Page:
Essential to a circular economy is the circular supply chain.
A circular supply chain is built around reusing waste and returned or excess products and materials so they can be resold and used again. In the cold chain for example, this includes using sustainable packaging made from recycled or repurposed materials and then maximizing the value of these reusable solutions to extend the lifecycle of the packaging and its materials.
To work, a circular supply chain requires a shift in perspective – there is no such thing as waste – what was once considered waste is now a resource.
In a traditional supply chain, waste is weakness or a productivity gap. When companies take advantage of this waste for their own benefits (and that of their customers), this waste is now a resource that improves supply chain efficiencies, strengthens processes, and meets customer demands for sustainability.
Core to a circular economy and supply chain is technology. From RFID sensors to 3D printing and AI, technology gives companies the ability to maximize the value of products, materials, and waste – for optimum value and efficiency.
Smart Technology for a Better Cold Chain
The technology is here for the companies who want a better cold chain – the key is using this technology in the right ways. Technology for the sake of technology only creates more waste, productivity gaps, and points of failure.
Companies truly invested in building a better cold chain need to use technology to find the waste and then learn how to convert this waste into resources and opportunities:.
IoT sensors give companies and customers end-to-end visibility into the lifecycle of cold chain products.
These sensors provide real-time data on everything from location, temperature, humidity, weather patterns, border status, estimated time of arrival, traffic slow-downs, and customer readiness.
Companies can stop waste and loss before it happens by responding in real-time to disruptions and taking advantage of the diversity in their supply chain. Crucially, this data is required to expose waste and weaknesses so that growth and improvements can happen.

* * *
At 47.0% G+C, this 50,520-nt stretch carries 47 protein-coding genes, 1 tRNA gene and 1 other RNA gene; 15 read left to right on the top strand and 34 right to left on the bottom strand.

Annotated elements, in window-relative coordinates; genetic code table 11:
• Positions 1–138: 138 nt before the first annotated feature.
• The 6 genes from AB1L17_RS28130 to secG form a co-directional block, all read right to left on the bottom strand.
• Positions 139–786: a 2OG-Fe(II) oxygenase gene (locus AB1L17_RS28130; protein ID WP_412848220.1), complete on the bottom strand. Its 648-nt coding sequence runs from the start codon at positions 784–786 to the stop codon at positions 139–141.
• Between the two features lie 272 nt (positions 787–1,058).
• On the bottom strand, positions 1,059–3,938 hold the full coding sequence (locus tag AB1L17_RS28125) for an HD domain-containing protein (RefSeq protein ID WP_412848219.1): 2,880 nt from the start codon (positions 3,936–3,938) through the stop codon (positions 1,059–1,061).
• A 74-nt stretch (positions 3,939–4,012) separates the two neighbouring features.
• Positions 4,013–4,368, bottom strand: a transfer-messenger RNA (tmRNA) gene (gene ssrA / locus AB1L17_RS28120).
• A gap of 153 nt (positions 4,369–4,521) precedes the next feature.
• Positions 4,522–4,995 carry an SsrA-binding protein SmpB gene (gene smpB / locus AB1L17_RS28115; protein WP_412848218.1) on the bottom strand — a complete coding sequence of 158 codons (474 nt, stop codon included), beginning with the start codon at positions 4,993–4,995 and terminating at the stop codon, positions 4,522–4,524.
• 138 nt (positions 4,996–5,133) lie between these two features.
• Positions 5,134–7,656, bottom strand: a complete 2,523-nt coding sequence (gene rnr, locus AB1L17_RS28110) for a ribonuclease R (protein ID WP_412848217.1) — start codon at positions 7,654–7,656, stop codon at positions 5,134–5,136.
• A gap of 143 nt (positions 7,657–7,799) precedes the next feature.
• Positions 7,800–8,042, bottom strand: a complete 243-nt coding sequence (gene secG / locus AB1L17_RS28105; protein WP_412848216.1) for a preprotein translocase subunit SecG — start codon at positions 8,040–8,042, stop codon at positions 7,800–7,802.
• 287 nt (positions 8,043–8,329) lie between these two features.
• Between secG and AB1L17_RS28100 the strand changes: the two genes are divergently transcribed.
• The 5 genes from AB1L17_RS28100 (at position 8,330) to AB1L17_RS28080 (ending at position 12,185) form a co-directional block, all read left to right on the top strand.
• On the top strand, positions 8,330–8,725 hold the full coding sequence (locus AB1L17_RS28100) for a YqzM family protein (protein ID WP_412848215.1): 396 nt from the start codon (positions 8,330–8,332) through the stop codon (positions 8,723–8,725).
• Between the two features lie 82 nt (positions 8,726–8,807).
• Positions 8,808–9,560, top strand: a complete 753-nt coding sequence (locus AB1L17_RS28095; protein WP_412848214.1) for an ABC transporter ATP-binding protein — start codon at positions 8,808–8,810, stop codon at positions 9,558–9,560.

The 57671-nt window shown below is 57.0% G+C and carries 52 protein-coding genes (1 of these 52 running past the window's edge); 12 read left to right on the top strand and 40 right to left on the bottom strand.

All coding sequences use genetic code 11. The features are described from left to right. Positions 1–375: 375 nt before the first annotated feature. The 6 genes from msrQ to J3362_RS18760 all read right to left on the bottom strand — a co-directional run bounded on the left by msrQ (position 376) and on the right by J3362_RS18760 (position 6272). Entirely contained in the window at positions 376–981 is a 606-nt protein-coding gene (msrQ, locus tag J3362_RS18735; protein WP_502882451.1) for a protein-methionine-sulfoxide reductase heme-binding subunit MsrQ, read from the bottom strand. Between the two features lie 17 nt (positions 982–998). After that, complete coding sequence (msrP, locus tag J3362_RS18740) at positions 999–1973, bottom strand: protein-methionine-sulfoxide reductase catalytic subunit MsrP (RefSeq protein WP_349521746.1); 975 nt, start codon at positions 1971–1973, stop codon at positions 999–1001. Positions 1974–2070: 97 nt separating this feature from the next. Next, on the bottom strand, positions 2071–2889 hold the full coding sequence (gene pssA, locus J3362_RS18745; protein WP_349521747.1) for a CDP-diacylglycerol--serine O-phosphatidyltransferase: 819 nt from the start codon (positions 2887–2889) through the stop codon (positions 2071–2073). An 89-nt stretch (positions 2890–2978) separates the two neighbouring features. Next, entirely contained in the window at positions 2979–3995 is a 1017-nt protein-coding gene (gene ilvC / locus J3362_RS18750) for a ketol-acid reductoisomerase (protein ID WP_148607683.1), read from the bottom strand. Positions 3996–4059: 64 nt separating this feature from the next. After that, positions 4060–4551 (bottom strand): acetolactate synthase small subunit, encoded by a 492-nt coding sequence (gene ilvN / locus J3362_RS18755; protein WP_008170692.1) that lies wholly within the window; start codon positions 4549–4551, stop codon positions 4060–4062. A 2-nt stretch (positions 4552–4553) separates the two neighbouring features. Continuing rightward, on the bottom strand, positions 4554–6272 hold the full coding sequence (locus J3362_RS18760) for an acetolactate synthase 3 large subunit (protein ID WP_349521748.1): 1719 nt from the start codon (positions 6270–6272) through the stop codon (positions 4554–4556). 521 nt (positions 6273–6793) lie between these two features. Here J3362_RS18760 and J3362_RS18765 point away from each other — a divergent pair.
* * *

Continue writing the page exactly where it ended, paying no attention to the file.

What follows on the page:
Artificial intelligence and machine learning are the brains behind a better cold chain. AI/ML can make sense of the data collected by your IoT sensors, generated by RFID and GPS trackers, cold chain packaging data loggers and monitors, and human-generated data.
AI/ML apps and tools review, analyze, and make decisions based on your data. You have the insights you need to find gaps, eliminate waste, maximize product and material value, and identify your success and failure patterns.
Blockchain is a secure, immutable data ledger that you can use to store, protect, and share customer and product data. Use the blockchain as your sole source of information about your products and their lifecycle.
All your supply chain partners and suppliers can access your blockchain – giving everyone including your customers product lifecycle visibility and traceability. For companies operating sustainable and circular supply chains, making this information available to customers helps build brand trust and loyalty.
3D printing technology is instrumental in creating more sustainable and circular products.
Companies can print product and packaging on-demand in a location close to their customers – helping to eliminate global supply chain challenges such as shipping delays, border and customs slow-downs, disruptive weather patterns, and access to raw materials and labor.
More and more 3D printing innovations are coming to market using sustainable and recycled materials – making it easier for companies to fulfill their sustainability and circular economy commitments.
Smart cold chain packaging includes phase change materials (PCM), integrated Bluetooth and IoT sensors, GPS tracking, and temperature monitoring capabilities.
These technologies give companies real-time visibility and data, allowing them to be proactive, responsive, and resilient. From weather alerts to tracking products across waterways to tracing the reuse and repurposing of cold chain packaging – companies can eliminate waste and efficiency gaps – enabling a better cold chain.
A Better Cold Chain is Smart, Sustainable, Resilient, and Circular
There is a lot of buzz around sustainability and sustainable cold chains. Companies need to recognize that sustainability is about more than reusable packaging solutions.
Government regulations, your partners and suppliers, and your customers expect you to be changing with the times. Moving from a lean-and-mean take-make-and-dispose supply chain attitude to a no-waste circular-and-smart supply chain cannot happen tomorrow – it needs to happen today.
The time for change is now – your competitors are doing it and no company can afford to be left behind, scrambling to keep up with customer demands, industry norms, and government regulations.
At Cold Chain Technology we have the people, processes, technology, and packaging to help you build a better cold chain – one that is smart, resilient, sustainable, and circular.
Request a sample of our sustainable cold chain packaging so you can see first-hand how you can build a better cold chain. Sign up for Cold Chain Tech blog updates to learn how our team helps you meet your sustainability goals.